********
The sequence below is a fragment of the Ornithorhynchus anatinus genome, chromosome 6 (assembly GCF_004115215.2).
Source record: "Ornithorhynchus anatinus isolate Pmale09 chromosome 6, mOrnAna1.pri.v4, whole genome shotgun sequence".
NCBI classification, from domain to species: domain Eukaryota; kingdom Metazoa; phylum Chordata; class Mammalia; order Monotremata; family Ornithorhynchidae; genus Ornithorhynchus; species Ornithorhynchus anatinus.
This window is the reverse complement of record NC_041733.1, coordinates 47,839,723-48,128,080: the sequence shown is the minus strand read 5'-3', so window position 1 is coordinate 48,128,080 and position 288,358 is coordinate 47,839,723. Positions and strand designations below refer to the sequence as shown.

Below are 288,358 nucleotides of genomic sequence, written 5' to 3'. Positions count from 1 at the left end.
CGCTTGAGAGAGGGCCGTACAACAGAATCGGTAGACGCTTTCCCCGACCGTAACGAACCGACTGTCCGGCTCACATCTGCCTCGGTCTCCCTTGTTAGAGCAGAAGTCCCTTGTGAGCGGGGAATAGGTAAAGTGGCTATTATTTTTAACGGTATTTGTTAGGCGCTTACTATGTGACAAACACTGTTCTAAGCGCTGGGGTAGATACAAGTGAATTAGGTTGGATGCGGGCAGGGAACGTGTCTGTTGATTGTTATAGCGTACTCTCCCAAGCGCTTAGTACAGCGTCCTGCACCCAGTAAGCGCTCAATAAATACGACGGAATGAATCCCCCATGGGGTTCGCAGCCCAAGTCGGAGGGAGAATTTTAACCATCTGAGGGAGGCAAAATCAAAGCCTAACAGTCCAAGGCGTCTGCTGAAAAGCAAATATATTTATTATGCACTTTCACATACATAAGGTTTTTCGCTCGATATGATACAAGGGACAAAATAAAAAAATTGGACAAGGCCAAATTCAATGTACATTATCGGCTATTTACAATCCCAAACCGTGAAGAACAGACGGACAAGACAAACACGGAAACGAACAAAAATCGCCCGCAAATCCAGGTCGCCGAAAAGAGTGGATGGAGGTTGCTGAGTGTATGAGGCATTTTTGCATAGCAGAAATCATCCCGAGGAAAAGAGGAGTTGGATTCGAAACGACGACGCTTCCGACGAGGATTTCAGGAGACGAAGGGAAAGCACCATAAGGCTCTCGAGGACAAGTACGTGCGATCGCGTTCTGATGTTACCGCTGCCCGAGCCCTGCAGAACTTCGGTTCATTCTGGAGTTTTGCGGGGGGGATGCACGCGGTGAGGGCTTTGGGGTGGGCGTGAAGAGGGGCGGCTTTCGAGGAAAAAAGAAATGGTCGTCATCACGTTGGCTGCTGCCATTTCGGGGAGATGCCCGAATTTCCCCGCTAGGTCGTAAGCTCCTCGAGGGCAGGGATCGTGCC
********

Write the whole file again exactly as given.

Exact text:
The sequence below is a fragment of the Ornithorhynchus anatinus genome, chromosome 6 (assembly GCF_004115215.2).
Source record: "Ornithorhynchus anatinus isolate Pmale09 chromosome 6, mOrnAna1.pri.v4, whole genome shotgun sequence".
NCBI classification, from domain to species: domain Eukaryota; kingdom Metazoa; phylum Chordata; class Mammalia; order Monotremata; family Ornithorhynchidae; genus Ornithorhynchus; species Ornithorhynchus anatinus.
This window is the reverse complement of record NC_041733.1, coordinates 47,839,723-48,128,080: the sequence shown is the minus strand read 5'-3', so window position 1 is coordinate 48,128,080 and position 288,358 is coordinate 47,839,723. Positions and strand designations below refer to the sequence as shown.

Below are 288,358 nucleotides of genomic sequence, written 5' to 3'. Positions count from 1 at the left end.
CGCTTGAGAGAGGGCCGTACAACAGAATCGGTAGACGCTTTCCCCGACCGTAACGAACCGACTGTCCGGCTCACATCTGCCTCGGTCTCCCTTGTTAGAGCAGAAGTCCCTTGTGAGCGGGGAATAGGTAAAGTGGCTATTATTTTTAACGGTATTTGTTAGGCGCTTACTATGTGACAAACACTGTTCTAAGCGCTGGGGTAGATACAAGTGAATTAGGTTGGATGCGGGCAGGGAACGTGTCTGTTGATTGTTATAGCGTACTCTCCCAAGCGCTTAGTACAGCGTCCTGCACCCAGTAAGCGCTCAATAAATACGACGGAATGAATCCCCCATGGGGTTCGCAGCCCAAGTCGGAGGGAGAATTTTAACCATCTGAGGGAGGCAAAATCAAAGCCTAACAGTCCAAGGCGTCTGCTGAAAAGCAAATATATTTATTATGCACTTTCACATACATAAGGTTTTTCGCTCGATATGATACAAGGGACAAAATAAAAAAATTGGACAAGGCCAAATTCAATGTACATTATCGGCTATTTACAATCCCAAACCGTGAAGAACAGACGGACAAGACAAACACGGAAACGAACAAAAATCGCCCGCAAATCCAGGTCGCCGAAAAGAGTGGATGGAGGTTGCTGAGTGTATGAGGCATTTTTGCATAGCAGAAATCATCCCGAGGAAAAGAGGAGTTGGATTCGAAACGACGACGCTTCCGACGAGGATTTCAGGAGACGAAGGGAAAGCACCATAAGGCTCTCGAGGACAAGTACGTGCGATCGCGTTCTGATGTTACCGCTGCCCGAGCCCTGCAGAACTTCGGTTCATTCTGGAGTTTTGCGGGGGGGATGCACGCGGTGAGGGCTTTGGGGTGGGCGTGAAGAGGGGCGGCTTTCGAGGAAAAAAGAAATGGTCGTCATCACGTTGGCTGCTGCCATTTCGGGGAGATGCCCGAATTTCCCCGCTAGGTCGTAAGCTCCTCGAGGGCAGGGATCGTGCC